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UN envoy to Syria to consult Security Council on peace talks

Staffan de Mistura, UN Special Envoy for Syria, speaks during a news conference at the European headquarters of the United Nations, in Geneva, Switzerland, Thursday, May 26, 2016. De Mistura says he’ll speak to the U.N. Security Council on Thursday and announce afterward plans for a resumption of stalled peace talks between the government and the opposition. (Martial Trezzini/Keystone via AP)

Staffan de Mistura, UN Special Envoy for Syria, speaks during a news conference at the European headquarters of the United Nations, in Geneva, Switzerland, Thursday, May 26, 2016. De Mistura says he’ll speak to the U.N. Security Council on Thursday and announce afterward plans for a resumption of stalled peace talks between the government and the opposition. (Martial Trezzini/Keystone via AP)

GENEVA (AP) — The U.N. special envoy for Syria said he will speak to the U.N. Security Council later on Thursday, May 26,2016 and after that, announce plans for the resumption of stalled peace talks between the government and the opposition.

Speaking to reporters in Geneva, Staffan de Mistura said he will ask the council for “the best options for the resumption of the talks” but that he was not ready to announce a planned date for the next round of negotiations before seeking the council’s guidance.

However, he noted a sense of urgency for resuming the talks before August 1 — a previously announced deadline for an agreement.

De Mistura said for the talks to be credible, there needs to be “credible ground, based on humanitarian improvement and on cessation of hostilities improvement and stabilization.”

The Muslim holy month of Ramadan, which begins in first week of June, “will not be a factor” in determining the talks’ timetable, de Mistura added.

Also Thursday, the U.N. humanitarian aid coordinator for Syria, Jan Egeland, sounded alarm bells, saying the threat of children dying from malnutrition hangs over at least three communities besieged by government troops.

Access to besieged areas in Syria has fallen short of what was planned for May, Egeland said. Out of 1 million people, only 160,000 have been reached with aid so far, he said, citing problems including government restrictions.

Two Damascus suburbs, Daraya and Moadamiyeh, and a district in the central city of Homs, al-Waer, all besieged by government forces, are locations where the situation “is still horrendously critical,” he added. “Children are so malnourished in these places that they will be dying if we are not able to reach them.”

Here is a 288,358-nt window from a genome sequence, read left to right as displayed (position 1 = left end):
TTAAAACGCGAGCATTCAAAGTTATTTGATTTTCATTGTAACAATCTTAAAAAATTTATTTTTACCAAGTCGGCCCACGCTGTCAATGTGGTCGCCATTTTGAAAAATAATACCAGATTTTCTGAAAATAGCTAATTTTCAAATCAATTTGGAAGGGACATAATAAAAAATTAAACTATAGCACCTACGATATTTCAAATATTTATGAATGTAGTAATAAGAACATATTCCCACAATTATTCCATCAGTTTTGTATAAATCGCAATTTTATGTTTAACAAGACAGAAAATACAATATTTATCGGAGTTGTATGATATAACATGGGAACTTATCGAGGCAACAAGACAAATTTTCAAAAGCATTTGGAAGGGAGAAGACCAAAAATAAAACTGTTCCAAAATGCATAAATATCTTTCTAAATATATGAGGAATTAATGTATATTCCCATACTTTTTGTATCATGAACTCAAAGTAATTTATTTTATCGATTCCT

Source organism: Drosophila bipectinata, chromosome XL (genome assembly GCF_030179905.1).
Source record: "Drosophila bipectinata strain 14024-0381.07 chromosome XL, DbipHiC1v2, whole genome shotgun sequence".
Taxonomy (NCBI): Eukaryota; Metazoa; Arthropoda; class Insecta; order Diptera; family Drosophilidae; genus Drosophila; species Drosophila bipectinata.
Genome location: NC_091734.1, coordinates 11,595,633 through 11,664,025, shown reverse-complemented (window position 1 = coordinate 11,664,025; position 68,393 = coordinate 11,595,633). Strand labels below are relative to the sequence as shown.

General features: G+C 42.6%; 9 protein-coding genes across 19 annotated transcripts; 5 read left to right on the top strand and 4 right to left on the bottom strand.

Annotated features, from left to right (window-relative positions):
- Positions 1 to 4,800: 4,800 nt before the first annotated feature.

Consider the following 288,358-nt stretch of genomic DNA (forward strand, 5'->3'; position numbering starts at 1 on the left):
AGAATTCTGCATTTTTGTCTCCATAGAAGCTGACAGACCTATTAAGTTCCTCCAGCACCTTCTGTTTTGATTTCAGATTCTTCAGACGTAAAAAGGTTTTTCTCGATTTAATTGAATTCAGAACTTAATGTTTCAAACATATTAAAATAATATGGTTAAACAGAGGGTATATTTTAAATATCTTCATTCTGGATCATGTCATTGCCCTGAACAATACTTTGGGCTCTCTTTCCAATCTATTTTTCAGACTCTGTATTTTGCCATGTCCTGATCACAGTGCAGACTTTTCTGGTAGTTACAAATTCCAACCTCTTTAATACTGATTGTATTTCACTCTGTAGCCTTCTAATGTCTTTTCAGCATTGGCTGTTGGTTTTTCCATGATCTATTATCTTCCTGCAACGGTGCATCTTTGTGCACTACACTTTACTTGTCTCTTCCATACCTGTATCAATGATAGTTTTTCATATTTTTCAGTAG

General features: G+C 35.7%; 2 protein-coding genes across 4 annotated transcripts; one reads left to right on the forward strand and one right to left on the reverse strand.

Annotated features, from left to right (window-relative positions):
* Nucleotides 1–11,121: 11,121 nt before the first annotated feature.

Additionally, activists in Daraya said government forces shelled several areas in the town Thursday, attempting to advance from the south in violation of a cease-fire. There were no reports of casualties.

The International Support Group of Syria, which includes the U.S., Russia, Saudi Arabia, Iran and Turkey, had set a June 1 deadline for the resumption of humanitarian aid to areas cut off from the outside world, saying if land routes remain blocked, food aid will be air dropped.

At least seven hundred tons of aid has been air dropped on at least 110,000 people in areas besieged by Islamic State fighters in the eastern province of Deir el-Zour.

De Mistura said the World Food Program is preparing new aid drops but the government of Syria needs to cooperate more to make them happen.

Activists in besieged areas of Damascus and Homs appealed in a Facebook statement to the Syrian opposition to boycott any future talks until aid is allowed in.

Considering air drops “is a shy step by an international community promising to impose a political solution on the regime, yet incapable thus far of compelling it to allow humanitarian aid,” the statement said.

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Associated Press writer Sarah El Deeb in Beirut contributed to this report.

 

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